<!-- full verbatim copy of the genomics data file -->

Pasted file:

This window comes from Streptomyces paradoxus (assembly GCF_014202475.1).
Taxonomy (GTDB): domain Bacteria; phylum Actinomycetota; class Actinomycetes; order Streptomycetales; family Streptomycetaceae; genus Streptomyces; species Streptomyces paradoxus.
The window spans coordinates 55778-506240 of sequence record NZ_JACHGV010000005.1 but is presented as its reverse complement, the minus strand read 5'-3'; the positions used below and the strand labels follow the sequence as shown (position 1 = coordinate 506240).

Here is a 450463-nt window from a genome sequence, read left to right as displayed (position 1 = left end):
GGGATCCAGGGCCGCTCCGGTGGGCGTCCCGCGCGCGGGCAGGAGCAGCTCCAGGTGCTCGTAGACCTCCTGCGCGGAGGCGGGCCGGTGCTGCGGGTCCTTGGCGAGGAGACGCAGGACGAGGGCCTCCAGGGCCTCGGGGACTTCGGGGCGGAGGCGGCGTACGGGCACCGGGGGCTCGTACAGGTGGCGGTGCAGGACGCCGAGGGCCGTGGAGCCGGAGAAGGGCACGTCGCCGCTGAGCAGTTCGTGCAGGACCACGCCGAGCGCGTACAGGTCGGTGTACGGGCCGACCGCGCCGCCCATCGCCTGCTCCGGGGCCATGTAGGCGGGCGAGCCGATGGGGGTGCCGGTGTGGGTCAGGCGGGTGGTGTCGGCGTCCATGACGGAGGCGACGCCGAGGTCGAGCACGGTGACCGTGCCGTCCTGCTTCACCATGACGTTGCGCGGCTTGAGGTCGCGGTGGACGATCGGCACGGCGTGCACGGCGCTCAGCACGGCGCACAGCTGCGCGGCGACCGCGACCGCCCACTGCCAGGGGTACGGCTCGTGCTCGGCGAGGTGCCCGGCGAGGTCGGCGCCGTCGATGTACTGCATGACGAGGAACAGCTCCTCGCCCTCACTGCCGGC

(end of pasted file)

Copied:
This window comes from Streptomyces paradoxus (assembly GCF_014202475.1).
Taxonomy (GTDB): domain Bacteria; phylum Actinomycetota; class Actinomycetes; order Streptomycetales; family Streptomycetaceae; genus Streptomyces; species Streptomyces paradoxus.
The window spans coordinates 55778-506240 of sequence record NZ_JACHGV010000005.1 but is presented as its reverse complement, the minus strand read 5'-3'; the positions used below and the strand labels follow the sequence as shown (position 1 = coordinate 506240).

Here is a 450463-nt window from a genome sequence, read left to right as displayed (position 1 = left end):
GGGATCCAGGGCCGCTCCGGTGGGCGTCCCGCGCGCGGGCAGGAGCAGCTCCAGGTGCTCGTAGACCTCCTGCGCGGAGGCGGGCCGGTGCTGCGGGTCCTTGGCGAGGAGACGCAGGACGAGGGCCTCCAGGGCCTCGGGGACTTCGGGGCGGAGGCGGCGTACGGGCACCGGGGGCTCGTACAGGTGGCGGTGCAGGACGCCGAGGGCCGTGGAGCCGGAGAAGGGCACGTCGCCGCTGAGCAGTTCGTGCAGGACCACGCCGAGCGCGTACAGGTCGGTGTACGGGCCGACCGCGCCGCCCATCGCCTGCTCCGGGGCCATGTAGGCGGGCGAGCCGATGGGGGTGCCGGTGTGGGTCAGGCGGGTGGTGTCGGCGTCCATGACGGAGGCGACGCCGAGGTCGAGCACGGTGACCGTGCCGTCCTGCTTCACCATGACGTTGCGCGGCTTGAGGTCGCGGTGGACGATCGGCACGGCGTGCACGGCGCTCAGCACGGCGCACAGCTGCGCGGCGACCGCGACCGCCCACTGCCAGGGGTACGGCTCGTGCTCGGCGAGGTGCCCGGCGAGGTCGGCGCCGTCGATGTACTGCATGACGAGGAACAGCTCCTCGCCCTCACTGCCGGC